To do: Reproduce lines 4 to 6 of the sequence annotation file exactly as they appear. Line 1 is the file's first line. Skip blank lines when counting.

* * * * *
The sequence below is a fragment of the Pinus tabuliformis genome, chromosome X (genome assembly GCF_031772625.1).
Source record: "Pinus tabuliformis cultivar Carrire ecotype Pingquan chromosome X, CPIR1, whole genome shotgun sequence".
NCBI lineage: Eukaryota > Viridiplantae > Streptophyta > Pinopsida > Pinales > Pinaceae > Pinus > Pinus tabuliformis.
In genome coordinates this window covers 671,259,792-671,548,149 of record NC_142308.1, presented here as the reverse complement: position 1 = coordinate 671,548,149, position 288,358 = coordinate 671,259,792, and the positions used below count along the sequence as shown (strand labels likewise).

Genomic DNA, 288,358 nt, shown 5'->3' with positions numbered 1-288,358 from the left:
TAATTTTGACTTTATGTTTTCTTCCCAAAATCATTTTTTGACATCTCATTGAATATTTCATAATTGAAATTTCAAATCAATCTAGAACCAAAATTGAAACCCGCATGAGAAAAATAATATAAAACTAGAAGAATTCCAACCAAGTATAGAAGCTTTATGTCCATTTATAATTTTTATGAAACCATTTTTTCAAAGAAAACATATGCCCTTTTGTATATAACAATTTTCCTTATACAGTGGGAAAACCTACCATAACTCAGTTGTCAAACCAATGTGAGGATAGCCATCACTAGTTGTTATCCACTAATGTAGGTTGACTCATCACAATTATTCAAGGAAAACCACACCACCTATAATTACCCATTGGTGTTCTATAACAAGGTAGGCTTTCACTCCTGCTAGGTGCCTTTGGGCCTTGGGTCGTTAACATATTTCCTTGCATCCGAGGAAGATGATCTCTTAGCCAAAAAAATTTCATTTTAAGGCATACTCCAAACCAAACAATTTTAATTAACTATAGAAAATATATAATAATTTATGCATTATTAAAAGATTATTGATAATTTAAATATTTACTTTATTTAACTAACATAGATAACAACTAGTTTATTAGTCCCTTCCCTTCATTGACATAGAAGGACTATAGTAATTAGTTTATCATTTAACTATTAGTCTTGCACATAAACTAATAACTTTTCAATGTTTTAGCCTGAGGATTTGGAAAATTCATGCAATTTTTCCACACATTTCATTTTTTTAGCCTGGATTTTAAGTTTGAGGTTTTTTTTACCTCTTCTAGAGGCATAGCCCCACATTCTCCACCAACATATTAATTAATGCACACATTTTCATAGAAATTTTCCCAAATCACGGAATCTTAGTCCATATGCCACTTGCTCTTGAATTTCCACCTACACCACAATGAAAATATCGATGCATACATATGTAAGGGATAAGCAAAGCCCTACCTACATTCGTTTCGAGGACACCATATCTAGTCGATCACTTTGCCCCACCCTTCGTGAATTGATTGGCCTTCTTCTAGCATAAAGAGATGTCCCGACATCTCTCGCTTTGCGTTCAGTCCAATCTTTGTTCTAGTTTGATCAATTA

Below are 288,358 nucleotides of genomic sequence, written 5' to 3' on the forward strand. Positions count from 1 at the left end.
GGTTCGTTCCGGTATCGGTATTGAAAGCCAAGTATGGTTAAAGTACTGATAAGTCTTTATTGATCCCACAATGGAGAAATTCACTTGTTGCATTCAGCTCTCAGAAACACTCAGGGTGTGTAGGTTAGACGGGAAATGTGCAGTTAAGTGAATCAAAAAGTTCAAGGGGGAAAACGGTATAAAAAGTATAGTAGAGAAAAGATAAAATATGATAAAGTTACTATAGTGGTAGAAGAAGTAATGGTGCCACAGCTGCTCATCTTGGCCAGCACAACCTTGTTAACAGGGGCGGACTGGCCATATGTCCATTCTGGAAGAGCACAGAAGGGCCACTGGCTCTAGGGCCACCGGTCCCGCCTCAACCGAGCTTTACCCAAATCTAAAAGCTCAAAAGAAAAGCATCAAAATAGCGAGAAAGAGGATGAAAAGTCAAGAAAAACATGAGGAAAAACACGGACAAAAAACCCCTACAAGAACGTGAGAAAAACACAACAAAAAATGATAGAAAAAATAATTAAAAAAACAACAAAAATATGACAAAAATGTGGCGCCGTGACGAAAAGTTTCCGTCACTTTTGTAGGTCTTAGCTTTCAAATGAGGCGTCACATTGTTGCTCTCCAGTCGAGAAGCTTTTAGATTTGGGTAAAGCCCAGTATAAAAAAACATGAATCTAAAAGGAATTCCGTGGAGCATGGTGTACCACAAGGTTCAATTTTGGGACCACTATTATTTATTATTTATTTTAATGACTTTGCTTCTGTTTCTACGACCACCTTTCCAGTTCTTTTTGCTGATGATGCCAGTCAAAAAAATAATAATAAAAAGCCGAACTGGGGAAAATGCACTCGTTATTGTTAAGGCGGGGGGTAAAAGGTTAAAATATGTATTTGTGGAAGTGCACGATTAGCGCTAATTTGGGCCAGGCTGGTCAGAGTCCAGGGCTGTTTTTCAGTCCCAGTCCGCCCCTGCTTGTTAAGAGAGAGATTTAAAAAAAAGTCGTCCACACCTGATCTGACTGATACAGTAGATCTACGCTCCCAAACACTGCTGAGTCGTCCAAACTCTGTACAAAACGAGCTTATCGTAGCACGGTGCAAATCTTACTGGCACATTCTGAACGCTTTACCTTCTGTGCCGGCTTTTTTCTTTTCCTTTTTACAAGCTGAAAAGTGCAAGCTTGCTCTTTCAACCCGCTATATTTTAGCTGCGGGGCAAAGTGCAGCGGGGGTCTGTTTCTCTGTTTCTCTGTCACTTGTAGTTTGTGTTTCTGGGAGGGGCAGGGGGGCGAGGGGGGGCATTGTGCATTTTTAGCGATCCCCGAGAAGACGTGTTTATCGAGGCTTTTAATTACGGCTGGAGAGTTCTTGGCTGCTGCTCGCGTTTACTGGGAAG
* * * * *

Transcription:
In genome coordinates this window covers 671,259,792-671,548,149 of record NC_142308.1, presented here as the reverse complement: position 1 = coordinate 671,548,149, position 288,358 = coordinate 671,259,792, and the positions used below count along the sequence as shown (strand labels likewise).

Genomic DNA, 288,358 nt, shown 5'->3' with positions numbered 1-288,358 from the left:
TAATTTTGACTTTATGTTTTCTTCCCAAAATCATTTTTTGACATCTCATTGAATATTTCATAATTGAAATTTCAAATCAATCTAGAACCAAAATTGAAACCCGCATGAGAAAAATAATATAAAACTAGAAGAATTCCAACCAAGTATAGAAGCTTTATGTCCATTTATAATTTTTATGAAACCATTTTTTCAAAGAAAACATATGCCCTTTTGTATATAACAATTTTCCTTATACAGTGGGAAAACCTACCATAACTCAGTTGTCAAACCAATGTGAGGATAGCCATCACTAGTTGTTATCCACTAATGTAGGTTGACTCATCACAATTATTCAAGGAAAACCACACCACCTATAATTACCCATTGGTGTTCTATAACAAGGTAGGCTTTCACTCCTGCTAGGTGCCTTTGGGCCTTGGGTCGTTAACATATTTCCTTGCATCCGAGGAAGATGATCTCTTAGCCAAAAAAATTTCATTTTAAGGCATACTCCAAACCAAACAATTTTAATTAACTATAGAAAATATATAATAATTTATGCATTATTAAAAGATTATTGATAATTTAAATATTTACTTTATTTAACTAACATAGATAACAACTAGTTTATTAGTCCCTTCCCTTCATTGACATAGAAGGACTATAGTAATTAGTTTATCATTTAACTATTAGTCTTGCACATAAACTAATAACTTTTCAATGTTTTAGCCTGAGGATTTGGAAAATTCATGCAATTTTTCCACACATTTCATTTTTTTAGCCTGGATTTTAAGTTTGAGGTTTTTTTTACCTCTTCTAGAGGCATAGCCCCACATTCTCCACCAACATATTAATTAATGCACACATTTTCATAGAAATTTTCCCAAATCACGGAATCTTAGTCCATATGCCACTTGCTCTTGAATTTCCACCTACACCACAATGAAAATATCGATGCATACATATGTAAGGGATAAGCAAAGCCCTACCTACATTCGTTTCGAGGACACCATATCTAGTCGATCACTTTGCCCCACCCTTCGTGAATTGATTGGCCTTCTTCTAGCATAAAGAGATGTCCCGACATCTCTCGCTTTGCGTTCAGTCCAATCTTTGTTCTAGTTTGATCAATTA